Examining the Decision to Opt In versus Opt Out of Section 107 of the JOBS Act of 2012: Determinants and Consequences

The Jumpstart Our Business Startups Act of 2012 (hereafter, JOBS Act) creates a new category of firms, referred to as “Emerging Growth Companies” (hereafter, EGCs). Section 107 of the JOBS Act, titled “Opt-In Right for EGCs,” gives EGCs the choice to take advantage of an extended transition period for complying with new or revised accounting standards. In other words, an EGC can choose to delay the adoption of new or revised accounting standards until those standards would otherwise apply to private companies. Using a logistic regression approach with hand-collected data, we examine the underlying firm characteristics associated with EGCs’ choice of opting in or out of the accounting standards exemption, as provided by Section 107 of the JOBS Act. Using additional ordinary least square regression analyses, we further examine whether the choice of opting in or out is associated with earnings management and financial statement restatement behavior. Our results suggest that EGC firms designated as “smaller reporting companies” are more likely to choose to delay the adoption of a new or revised accounting standard (i.e., opt in). Our findings also show that EGCs that employ Big 4 auditors are more likely to opt out. We further find that EGCs that choose to opt out are less likely to engage in earnings management behavior, proxied by the absolute value of abnormal accruals, and are less likely to restate their financial statements. Taken together, our findings suggest that EGCs that choose to opt out of Section 107 produce higher quality financial statements.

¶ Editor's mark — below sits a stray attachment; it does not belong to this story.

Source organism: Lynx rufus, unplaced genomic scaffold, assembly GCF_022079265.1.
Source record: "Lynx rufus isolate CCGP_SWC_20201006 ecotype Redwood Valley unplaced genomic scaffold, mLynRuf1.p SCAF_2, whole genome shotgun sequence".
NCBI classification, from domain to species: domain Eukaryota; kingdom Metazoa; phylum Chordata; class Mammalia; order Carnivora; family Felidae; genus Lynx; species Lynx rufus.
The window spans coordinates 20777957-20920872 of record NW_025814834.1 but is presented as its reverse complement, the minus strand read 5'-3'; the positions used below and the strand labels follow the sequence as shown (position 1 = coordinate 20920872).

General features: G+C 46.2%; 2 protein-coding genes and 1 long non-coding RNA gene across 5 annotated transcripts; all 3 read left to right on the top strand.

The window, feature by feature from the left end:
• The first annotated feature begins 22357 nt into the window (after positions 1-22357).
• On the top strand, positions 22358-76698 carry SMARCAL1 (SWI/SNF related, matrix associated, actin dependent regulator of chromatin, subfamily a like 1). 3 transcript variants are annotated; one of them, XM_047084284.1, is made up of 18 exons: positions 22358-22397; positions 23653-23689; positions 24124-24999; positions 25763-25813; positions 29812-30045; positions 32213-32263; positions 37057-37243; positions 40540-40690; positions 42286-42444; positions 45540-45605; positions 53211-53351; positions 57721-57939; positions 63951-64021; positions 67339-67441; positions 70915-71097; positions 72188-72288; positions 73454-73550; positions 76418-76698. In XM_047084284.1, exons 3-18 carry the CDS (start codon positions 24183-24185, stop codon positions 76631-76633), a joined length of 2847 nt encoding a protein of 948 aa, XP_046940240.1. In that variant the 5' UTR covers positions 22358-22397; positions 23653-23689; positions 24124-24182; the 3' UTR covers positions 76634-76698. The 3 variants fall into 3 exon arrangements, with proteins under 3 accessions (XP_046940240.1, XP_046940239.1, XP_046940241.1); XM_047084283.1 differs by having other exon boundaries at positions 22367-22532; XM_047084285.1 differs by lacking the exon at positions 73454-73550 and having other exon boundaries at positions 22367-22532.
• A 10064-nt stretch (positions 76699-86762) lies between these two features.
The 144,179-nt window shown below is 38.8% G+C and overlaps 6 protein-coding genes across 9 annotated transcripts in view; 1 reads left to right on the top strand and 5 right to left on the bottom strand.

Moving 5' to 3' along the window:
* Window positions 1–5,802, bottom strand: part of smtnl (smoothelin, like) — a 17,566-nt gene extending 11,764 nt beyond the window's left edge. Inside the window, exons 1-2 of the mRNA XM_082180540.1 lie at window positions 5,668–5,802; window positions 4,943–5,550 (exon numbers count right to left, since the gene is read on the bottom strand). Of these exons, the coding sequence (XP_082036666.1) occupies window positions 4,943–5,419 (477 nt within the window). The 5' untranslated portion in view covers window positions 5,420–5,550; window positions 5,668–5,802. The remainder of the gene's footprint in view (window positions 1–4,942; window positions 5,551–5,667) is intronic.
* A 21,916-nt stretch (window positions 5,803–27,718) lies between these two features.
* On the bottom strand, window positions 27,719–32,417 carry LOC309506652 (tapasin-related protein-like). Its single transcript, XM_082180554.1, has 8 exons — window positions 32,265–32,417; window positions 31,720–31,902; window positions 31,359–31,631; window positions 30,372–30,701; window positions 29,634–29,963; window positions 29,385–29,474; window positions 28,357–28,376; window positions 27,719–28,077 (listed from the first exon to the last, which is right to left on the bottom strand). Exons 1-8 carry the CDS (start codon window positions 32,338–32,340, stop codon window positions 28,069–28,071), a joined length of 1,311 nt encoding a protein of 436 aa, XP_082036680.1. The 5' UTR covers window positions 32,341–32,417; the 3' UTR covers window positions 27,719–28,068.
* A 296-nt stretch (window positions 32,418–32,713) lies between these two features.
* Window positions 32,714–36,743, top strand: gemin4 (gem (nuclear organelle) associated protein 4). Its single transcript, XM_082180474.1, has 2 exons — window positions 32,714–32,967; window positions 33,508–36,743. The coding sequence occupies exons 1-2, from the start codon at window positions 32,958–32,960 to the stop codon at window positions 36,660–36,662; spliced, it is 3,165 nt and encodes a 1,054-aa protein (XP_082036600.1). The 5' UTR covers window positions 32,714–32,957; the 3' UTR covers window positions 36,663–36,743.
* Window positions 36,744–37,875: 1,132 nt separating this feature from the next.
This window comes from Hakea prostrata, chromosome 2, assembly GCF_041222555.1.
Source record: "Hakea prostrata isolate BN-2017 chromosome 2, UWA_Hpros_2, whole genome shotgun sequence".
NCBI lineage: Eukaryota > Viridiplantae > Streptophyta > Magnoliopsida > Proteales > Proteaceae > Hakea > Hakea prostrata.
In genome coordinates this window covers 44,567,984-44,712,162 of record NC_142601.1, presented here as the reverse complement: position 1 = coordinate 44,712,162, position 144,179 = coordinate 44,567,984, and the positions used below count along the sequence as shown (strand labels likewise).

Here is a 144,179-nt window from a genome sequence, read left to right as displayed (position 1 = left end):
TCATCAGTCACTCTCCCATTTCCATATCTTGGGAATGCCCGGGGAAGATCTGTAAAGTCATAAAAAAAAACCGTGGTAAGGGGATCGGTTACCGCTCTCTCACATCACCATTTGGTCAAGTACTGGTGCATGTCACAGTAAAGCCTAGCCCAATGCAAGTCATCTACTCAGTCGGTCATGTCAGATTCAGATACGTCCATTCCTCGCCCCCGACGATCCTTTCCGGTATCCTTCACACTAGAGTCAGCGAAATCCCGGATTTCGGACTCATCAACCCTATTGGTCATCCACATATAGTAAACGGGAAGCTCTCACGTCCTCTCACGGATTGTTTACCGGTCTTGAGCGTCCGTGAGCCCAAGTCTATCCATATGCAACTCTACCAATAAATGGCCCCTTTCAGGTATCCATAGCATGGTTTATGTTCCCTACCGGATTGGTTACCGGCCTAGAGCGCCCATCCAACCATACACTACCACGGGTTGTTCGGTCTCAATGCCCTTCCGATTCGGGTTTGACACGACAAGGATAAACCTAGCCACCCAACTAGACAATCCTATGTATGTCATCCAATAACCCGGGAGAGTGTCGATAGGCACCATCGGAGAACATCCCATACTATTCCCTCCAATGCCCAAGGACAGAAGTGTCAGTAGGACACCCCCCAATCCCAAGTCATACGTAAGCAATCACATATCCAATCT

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A randomised controlled trial comparing opt in and opt out home visits for tracing lost participants in a prospective birth cohort study

A randomised controlled trial comparing opt in and opt out home visits for tracing lost participants in a prospective birth cohort study

Calderwood [17] has suggested that using interviewers for tracking without data collection is effective in geographically-based studies. ALSPAC is a regionally- defined birth cohort study, so home visits are more viable than in other cohort studies which are not geo- graphically based. Furthermore, this trial was restricted to those participants thought (based on desk-based ad- dress searching) to be still living in the Bristol area. The cost-effectiveness of the approach trialed here is likely to decrease if a wider geographical area is included. Conversely, the cost-effectiveness of both approaches (opt-in and opt-out) is likely to increase if larger sam- ples were referred for home visits. It is not known whether our findings for opt-in versus opt-out home visits for the purposes of tracing lost participants are also applicable to home visits in prospective cohort studies which aim to collect questionnaire data or bio- samples. While acceptability of the approach trialed in this study was generally high, the feedback from field- workers that participants seemed relieved when they realised they were not being asked to do more than con- sent to their updated details being held on the study database suggests that this approach may be less accept- able if used for data collection.